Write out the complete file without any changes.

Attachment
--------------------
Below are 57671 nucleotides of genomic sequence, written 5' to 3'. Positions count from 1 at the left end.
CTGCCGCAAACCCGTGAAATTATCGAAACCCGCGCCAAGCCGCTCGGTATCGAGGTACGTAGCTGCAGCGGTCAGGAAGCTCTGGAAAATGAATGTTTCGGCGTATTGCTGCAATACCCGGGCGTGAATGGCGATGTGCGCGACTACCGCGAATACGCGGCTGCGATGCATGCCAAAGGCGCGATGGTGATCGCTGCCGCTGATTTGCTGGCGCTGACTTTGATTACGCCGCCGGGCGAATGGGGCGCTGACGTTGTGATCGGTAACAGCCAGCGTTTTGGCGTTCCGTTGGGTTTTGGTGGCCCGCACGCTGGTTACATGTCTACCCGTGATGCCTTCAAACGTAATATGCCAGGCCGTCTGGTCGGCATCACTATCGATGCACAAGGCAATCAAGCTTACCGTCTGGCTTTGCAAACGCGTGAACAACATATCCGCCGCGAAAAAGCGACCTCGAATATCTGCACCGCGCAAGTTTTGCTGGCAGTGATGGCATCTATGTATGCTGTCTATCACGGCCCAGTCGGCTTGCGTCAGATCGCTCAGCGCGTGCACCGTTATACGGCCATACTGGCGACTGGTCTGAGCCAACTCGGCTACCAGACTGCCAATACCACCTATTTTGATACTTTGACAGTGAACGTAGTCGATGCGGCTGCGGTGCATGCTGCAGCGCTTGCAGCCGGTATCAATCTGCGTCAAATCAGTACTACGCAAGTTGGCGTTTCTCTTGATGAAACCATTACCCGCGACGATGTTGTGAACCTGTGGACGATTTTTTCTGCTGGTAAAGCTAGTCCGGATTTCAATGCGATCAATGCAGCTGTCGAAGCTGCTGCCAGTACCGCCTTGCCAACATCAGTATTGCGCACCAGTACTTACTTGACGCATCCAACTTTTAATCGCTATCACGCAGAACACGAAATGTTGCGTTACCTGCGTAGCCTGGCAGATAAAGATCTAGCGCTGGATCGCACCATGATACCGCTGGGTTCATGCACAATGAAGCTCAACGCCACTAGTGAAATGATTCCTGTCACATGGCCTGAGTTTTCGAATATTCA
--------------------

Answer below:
Below are 57671 nucleotides of genomic sequence, written 5' to 3'. Positions count from 1 at the left end.
CTGCCGCAAACCCGTGAAATTATCGAAACCCGCGCCAAGCCGCTCGGTATCGAGGTACGTAGCTGCAGCGGTCAGGAAGCTCTGGAAAATGAATGTTTCGGCGTATTGCTGCAATACCCGGGCGTGAATGGCGATGTGCGCGACTACCGCGAATACGCGGCTGCGATGCATGCCAAAGGCGCGATGGTGATCGCTGCCGCTGATTTGCTGGCGCTGACTTTGATTACGCCGCCGGGCGAATGGGGCGCTGACGTTGTGATCGGTAACAGCCAGCGTTTTGGCGTTCCGTTGGGTTTTGGTGGCCCGCACGCTGGTTACATGTCTACCCGTGATGCCTTCAAACGTAATATGCCAGGCCGTCTGGTCGGCATCACTATCGATGCACAAGGCAATCAAGCTTACCGTCTGGCTTTGCAAACGCGTGAACAACATATCCGCCGCGAAAAAGCGACCTCGAATATCTGCACCGCGCAAGTTTTGCTGGCAGTGATGGCATCTATGTATGCTGTCTATCACGGCCCAGTCGGCTTGCGTCAGATCGCTCAGCGCGTGCACCGTTATACGGCCATACTGGCGACTGGTCTGAGCCAACTCGGCTACCAGACTGCCAATACCACCTATTTTGATACTTTGACAGTGAACGTAGTCGATGCGGCTGCGGTGCATGCTGCAGCGCTTGCAGCCGGTATCAATCTGCGTCAAATCAGTACTACGCAAGTTGGCGTTTCTCTTGATGAAACCATTACCCGCGACGATGTTGTGAACCTGTGGACGATTTTTTCTGCTGGTAAAGCTAGTCCGGATTTCAATGCGATCAATGCAGCTGTCGAAGCTGCTGCCAGTACCGCCTTGCCAACATCAGTATTGCGCACCAGTACTTACTTGACGCATCCAACTTTTAATCGCTATCACGCAGAACACGAAATGTTGCGTTACCTGCGTAGCCTGGCAGATAAAGATCTAGCGCTGGATCGCACCATGATACCGCTGGGTTCATGCACAATGAAGCTCAACGCCACTAGTGAAATGATTCCTGTCACATGGCCTGAGTTTTCGAATATTCA